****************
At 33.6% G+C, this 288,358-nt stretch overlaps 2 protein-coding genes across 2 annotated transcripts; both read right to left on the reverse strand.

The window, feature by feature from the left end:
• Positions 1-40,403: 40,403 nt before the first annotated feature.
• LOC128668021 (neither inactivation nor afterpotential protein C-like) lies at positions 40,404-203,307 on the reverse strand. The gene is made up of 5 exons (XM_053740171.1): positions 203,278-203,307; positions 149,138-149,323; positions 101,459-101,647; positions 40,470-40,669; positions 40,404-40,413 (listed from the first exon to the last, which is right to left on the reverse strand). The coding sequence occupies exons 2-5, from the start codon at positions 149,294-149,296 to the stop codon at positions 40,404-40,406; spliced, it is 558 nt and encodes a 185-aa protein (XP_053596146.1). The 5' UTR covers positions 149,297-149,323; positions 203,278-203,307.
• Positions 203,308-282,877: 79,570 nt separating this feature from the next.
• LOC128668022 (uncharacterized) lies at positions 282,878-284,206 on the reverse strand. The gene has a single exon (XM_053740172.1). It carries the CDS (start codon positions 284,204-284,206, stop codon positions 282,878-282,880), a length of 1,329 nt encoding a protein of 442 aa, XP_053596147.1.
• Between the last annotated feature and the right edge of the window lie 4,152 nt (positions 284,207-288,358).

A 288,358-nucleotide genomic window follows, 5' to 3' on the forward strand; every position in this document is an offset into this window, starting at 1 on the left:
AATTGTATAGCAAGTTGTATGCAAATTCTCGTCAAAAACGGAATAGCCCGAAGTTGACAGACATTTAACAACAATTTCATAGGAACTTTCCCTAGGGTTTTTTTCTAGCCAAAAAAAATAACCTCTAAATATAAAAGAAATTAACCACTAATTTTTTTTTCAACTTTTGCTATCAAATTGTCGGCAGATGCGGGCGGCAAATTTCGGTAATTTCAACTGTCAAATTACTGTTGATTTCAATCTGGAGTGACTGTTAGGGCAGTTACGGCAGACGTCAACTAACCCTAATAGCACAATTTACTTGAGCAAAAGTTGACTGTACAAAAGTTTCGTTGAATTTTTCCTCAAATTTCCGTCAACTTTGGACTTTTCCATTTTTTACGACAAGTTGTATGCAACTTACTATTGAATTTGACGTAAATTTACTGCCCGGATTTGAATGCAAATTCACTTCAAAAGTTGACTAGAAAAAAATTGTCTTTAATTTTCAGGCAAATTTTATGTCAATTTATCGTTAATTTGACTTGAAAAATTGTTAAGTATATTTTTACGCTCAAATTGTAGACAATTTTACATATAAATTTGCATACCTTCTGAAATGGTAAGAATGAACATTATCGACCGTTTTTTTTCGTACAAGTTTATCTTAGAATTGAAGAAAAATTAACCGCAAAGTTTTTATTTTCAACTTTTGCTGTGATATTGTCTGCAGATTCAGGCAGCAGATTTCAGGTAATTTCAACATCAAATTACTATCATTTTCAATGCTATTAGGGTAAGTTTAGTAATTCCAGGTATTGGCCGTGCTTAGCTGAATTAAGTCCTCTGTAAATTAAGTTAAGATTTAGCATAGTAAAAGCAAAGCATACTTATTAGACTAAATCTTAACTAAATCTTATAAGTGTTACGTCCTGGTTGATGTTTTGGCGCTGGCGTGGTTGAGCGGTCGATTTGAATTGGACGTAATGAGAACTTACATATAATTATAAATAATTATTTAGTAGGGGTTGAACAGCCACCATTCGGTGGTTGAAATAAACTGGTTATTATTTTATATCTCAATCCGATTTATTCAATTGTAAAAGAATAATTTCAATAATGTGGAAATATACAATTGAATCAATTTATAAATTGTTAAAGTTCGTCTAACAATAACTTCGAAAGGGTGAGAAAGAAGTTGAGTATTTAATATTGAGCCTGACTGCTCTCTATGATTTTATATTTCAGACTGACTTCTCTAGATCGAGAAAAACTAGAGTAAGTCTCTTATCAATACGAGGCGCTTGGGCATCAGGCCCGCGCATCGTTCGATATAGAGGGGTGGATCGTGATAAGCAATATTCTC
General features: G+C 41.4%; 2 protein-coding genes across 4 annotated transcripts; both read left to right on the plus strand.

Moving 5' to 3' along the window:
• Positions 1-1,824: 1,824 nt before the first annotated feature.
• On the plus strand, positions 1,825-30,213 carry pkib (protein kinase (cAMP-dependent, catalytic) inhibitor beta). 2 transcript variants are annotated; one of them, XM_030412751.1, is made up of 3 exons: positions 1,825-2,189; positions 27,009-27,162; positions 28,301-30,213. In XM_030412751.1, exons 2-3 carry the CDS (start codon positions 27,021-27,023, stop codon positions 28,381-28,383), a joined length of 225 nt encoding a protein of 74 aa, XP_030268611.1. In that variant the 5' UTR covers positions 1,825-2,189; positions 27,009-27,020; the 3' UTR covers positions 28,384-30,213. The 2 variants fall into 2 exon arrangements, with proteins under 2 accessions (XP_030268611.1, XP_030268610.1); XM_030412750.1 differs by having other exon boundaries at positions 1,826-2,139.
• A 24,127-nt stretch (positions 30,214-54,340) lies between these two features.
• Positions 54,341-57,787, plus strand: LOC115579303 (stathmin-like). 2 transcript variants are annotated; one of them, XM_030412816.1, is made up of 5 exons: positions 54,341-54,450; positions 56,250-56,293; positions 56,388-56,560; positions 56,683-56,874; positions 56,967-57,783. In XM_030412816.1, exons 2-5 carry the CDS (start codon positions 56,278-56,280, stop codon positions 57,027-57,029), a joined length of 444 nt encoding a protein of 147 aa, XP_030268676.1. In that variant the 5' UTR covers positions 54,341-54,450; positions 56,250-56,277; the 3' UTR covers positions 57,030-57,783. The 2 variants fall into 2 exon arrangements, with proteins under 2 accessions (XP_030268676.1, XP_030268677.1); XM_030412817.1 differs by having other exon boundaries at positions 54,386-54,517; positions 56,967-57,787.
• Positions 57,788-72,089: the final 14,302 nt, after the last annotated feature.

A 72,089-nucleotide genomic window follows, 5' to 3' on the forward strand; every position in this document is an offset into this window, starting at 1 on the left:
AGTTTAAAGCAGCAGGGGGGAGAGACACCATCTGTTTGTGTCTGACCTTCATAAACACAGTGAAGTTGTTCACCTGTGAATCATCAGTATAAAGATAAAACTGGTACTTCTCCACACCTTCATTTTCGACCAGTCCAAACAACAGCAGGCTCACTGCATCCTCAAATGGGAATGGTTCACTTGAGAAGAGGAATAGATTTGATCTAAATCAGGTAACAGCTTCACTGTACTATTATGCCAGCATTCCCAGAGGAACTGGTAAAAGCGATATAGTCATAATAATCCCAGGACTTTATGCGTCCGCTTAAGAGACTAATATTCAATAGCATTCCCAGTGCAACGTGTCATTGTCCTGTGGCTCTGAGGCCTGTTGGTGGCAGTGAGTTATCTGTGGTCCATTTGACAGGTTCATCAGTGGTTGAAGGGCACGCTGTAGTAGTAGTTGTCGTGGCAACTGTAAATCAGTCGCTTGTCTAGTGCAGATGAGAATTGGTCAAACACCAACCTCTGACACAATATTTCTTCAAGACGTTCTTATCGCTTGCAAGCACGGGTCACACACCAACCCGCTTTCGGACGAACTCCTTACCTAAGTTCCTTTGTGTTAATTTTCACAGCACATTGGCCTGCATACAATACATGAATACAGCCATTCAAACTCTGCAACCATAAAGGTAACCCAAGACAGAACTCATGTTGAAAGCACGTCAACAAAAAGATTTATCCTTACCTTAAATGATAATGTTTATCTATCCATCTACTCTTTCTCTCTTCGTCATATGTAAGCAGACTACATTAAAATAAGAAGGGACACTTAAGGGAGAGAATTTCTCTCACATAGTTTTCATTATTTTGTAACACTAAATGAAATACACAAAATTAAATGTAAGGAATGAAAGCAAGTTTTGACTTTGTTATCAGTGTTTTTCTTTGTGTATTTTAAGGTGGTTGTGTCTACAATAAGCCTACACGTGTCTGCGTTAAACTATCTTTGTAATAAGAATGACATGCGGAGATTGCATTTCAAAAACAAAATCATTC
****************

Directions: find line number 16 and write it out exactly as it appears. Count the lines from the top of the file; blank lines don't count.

• Positions 57,788-72,089: the final 14,302 nt, after the last annotated feature.